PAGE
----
Ayushman Ojha, Ground Report:
Sweden chose to follow the herd immunity plan over complete lockdown implemented in other European nations like Italy, France and Spain to tackle coronavirus. The plan which WHO believed to be “reckless and dangerous” was claimed to be “best in the world” by Johan Giesecke, the nation’s former chief epidemiologist and internationally recognised expert.
Herd immunity is a way to achieve mass immunity against an infection at a fast rate. It is usually adopted when an effective vaccine is unavailable and a larger number of people are getting affected by a pathogen and losing lives. The idea behind this is that when most of the people in a community are immune to a certain disease, its likelihood of spreading to the vulnerable ones indirectly becomes extremely low as the pathogen doesn’t get too many ways to spread.
Sweden has a population of 10.3 million and has the highest death rate per capita due to Covid-19. Former Swedish state epidemiologist Annika Linde, who was in office during two recent epidemics – the Swine Flu epidemic in 2009 and the Sars epidemic, three years later, says the government got it wrong not to lock the country down like the rest of the continent. The numbers says all that the plan of herd immunity has failed miserably. Many nations considered it to be a failed and reckless attempt in containing the pandemic.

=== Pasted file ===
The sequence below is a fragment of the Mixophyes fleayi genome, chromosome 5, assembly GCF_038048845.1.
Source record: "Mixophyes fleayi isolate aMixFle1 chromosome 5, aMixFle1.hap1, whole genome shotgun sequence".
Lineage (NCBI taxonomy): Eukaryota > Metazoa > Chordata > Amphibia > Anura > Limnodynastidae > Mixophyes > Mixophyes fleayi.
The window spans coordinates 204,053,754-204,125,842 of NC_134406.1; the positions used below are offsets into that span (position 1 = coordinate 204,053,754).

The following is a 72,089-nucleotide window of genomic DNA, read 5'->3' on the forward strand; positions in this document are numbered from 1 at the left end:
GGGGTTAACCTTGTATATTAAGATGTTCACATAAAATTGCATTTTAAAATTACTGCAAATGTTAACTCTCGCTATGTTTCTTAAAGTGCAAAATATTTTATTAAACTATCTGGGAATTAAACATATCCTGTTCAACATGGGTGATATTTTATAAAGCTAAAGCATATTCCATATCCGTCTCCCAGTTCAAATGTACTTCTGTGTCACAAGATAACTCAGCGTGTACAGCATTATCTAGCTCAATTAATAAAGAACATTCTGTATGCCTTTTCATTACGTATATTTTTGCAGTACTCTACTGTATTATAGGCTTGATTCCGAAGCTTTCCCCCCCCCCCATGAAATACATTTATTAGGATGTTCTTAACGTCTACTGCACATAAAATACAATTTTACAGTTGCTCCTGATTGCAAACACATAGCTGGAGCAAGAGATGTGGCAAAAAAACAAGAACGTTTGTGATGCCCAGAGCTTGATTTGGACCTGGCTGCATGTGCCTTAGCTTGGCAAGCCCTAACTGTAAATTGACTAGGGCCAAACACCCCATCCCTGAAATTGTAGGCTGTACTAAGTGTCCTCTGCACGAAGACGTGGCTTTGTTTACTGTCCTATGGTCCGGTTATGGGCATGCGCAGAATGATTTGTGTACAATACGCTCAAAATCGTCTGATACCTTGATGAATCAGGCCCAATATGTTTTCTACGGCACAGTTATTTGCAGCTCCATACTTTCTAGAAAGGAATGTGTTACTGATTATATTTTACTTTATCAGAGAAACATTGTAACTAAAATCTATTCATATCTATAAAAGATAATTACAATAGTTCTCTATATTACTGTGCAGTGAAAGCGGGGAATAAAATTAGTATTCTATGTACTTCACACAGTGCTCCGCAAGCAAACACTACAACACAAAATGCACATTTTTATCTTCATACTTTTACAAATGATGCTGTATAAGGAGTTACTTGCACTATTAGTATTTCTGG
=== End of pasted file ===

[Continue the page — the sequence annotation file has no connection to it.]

The assumption by the chief epidemiologists of Sweden came out to be far from best way of fighting coronavirus. Moreover, some argued that Sweden was a unique case because of its demographics, or because of the fact that more people live in single-person households, and multi-generational family units are less common than they are in countries like Italy. In hindsight, however, it’s clear that Sweden is not a special case. A spokesperson for Sweden’s public health agency says that herd immunity was never a deliberate part of the plan. At the present time Sweden has around 42000 active cases 4500 plus deaths which makes the situation quite grave which it is.